Where are the passion, the joy and the pain, the tears, the laughter, the suffering, the tedium and the irony, the delight, the horror and terror, oppression and death, the friendships and the hatreds? Where, in short, are all the experiences and qualities that, to paraphrase Nietzsche, make us human, all too human? (p.13)
– maybe this is best left to (anonymous) bloggers?! 

You better have a day job if you want to work in the development TYE
Two of my favourite aid bloggers, Jennifer Lentfer and Saundra Schimmelpfennig and their work is an excellent example of the TYE – except for the fact that they don’t run a restaurant, dental practice or a wine shop (these are successful examples from the book); right now there is still a gap between embracing social media, being active, proactive and available and translating it into sustainable paid employment; or, to put it the other way round: Bill Easterly or Edward Carr, two interesting academic bloggers, just happen to have full-time jobs-if the stopped blogging tomorrow, they would still be professors. 

Those who can, consult – and keep a low profile
Freelance work and networking have always been part of development, but interestingly, those who prefer flexible engagements are often those who keep a low or even no virtual profile. The tendency to be a closed shop and the lack of sharing insights with the public is a trend Gary criticises in today’s economy and he predicts that transparency will become a vital commodity in the TYE – also for large aid organisations?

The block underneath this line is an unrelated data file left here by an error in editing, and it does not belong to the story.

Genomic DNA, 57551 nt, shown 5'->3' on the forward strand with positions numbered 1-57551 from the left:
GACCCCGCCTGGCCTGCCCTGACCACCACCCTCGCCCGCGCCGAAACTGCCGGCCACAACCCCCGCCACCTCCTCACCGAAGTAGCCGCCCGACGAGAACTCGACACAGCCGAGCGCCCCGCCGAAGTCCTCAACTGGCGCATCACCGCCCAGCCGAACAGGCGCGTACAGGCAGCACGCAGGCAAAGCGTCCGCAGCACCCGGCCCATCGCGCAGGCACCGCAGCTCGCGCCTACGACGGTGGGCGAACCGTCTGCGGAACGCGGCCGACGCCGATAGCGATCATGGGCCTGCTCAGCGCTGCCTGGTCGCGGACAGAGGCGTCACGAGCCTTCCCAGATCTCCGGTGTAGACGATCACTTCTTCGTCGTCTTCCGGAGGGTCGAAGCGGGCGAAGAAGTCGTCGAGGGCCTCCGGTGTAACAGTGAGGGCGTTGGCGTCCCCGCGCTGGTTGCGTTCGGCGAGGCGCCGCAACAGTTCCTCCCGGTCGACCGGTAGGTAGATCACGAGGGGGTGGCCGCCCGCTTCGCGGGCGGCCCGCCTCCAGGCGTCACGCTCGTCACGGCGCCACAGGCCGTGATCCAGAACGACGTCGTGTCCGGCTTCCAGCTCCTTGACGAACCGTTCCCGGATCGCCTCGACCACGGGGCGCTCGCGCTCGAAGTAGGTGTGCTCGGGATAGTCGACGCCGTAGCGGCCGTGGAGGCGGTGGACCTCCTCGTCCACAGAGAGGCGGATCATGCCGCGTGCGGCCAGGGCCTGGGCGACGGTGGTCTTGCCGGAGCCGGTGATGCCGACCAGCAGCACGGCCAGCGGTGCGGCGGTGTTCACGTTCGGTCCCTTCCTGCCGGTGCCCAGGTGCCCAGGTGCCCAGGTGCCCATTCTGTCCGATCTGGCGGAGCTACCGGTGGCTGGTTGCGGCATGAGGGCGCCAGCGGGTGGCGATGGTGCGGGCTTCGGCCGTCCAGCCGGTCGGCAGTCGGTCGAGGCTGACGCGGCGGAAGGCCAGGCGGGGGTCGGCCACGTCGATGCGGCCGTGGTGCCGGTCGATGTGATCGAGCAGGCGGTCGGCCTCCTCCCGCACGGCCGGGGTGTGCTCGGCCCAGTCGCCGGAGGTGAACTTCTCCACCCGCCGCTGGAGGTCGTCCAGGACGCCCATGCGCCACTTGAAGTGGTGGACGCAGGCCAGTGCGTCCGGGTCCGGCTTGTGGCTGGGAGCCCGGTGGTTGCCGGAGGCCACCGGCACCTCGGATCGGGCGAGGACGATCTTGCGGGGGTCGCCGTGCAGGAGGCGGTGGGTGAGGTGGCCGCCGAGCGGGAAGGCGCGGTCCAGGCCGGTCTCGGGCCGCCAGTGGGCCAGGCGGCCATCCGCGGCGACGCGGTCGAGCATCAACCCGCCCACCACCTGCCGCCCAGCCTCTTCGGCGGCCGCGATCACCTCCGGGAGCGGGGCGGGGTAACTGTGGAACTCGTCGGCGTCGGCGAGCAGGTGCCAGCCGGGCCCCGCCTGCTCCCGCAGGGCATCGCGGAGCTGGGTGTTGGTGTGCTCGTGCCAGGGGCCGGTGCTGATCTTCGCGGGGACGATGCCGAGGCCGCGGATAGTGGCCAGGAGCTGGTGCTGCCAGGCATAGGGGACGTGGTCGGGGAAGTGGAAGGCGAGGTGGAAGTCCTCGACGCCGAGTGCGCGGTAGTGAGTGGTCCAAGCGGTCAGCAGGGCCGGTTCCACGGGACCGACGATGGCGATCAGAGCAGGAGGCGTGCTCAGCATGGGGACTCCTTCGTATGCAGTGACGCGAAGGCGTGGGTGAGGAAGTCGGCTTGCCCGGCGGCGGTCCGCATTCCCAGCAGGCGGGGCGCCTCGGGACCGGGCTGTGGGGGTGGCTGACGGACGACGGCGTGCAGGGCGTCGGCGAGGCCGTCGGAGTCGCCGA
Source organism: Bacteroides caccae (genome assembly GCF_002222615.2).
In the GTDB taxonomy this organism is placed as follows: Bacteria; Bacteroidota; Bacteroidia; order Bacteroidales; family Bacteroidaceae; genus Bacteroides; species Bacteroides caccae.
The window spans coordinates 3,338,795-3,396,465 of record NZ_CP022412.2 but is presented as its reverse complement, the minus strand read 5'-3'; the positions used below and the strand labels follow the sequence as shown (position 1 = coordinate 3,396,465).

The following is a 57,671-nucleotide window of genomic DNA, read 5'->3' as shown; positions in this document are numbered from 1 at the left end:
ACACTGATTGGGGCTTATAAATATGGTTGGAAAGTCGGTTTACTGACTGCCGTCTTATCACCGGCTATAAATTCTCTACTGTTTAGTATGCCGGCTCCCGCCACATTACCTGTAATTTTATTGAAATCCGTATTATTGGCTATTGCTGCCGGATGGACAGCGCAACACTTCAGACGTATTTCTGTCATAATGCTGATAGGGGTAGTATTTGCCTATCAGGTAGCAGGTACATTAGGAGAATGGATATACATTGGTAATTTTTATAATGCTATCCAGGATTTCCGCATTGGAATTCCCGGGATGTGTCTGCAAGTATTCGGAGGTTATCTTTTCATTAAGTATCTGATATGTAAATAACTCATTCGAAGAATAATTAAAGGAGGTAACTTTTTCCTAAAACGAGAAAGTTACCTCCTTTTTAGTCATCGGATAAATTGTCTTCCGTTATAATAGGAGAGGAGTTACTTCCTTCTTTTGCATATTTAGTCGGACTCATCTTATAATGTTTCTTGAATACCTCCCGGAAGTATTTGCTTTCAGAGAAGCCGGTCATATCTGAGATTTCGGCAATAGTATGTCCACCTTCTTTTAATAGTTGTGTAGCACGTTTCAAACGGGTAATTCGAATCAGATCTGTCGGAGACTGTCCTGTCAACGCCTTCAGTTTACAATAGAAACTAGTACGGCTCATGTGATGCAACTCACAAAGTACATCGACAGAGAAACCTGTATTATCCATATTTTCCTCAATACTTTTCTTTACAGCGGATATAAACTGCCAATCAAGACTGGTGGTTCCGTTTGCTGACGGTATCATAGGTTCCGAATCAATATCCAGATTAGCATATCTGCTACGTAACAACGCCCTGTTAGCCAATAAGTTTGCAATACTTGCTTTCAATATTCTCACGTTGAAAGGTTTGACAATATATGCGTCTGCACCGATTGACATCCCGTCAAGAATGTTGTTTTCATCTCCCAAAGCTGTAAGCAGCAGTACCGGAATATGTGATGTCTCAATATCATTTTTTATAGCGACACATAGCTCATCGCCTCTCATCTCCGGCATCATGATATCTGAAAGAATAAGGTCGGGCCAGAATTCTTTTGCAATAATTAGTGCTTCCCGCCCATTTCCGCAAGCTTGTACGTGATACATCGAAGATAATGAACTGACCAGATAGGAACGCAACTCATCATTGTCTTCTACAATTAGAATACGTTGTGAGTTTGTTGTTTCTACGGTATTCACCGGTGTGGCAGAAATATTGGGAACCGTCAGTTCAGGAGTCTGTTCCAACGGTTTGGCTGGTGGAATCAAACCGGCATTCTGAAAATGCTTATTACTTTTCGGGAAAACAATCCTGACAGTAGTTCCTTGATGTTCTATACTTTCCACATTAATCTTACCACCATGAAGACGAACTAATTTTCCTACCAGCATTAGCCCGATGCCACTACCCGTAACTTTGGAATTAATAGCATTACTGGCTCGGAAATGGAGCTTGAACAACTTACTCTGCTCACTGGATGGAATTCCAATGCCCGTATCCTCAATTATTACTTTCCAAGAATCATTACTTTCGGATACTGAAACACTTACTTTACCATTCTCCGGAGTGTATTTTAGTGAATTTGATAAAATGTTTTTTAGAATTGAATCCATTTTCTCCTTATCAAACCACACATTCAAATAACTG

‘Keep the conversation going’ – at the next aid summit
Gary argues that ‘keeping the conversation going (p.88) is an essential feature of the TYE. Right now, there is no conversation that is just taking place in the virtual space or primarily discussed ‘online’. The OpenAid/Aid transparency debate is a great example of how various parts of the community can contribute to an exciting new topic from a policy, technology or academic background – but in the end there is still a high-level OECD meeting somewhere. Although knowledge is a virtual good it is still a commodity that is dealt within the ‘1.0’ infrastructure.
The wisdom of crowds – for free, please!
Jennifer Lentfer’s Would YOU fund this organization?, Lawrence Haddad’s Millions, not Billions or Erin Antcliffe’s Strategy development in small-meal-sized chunks recent posts to mobilise the wisdom of crowds is interesting and a unique ‘2.0’ phenomenon. It is still in its infancy, but the question arises how those who read, think and comment can or should be ‘rewarded’. If you get paid for exactly these things how can the TYE work for you, how can you be rewarded? Maybe there will be chance to be hired at a later stage of a project as a consultant, but is there space for a different level of cooperation, exchange and also remuneration other than ‘the consultancy’?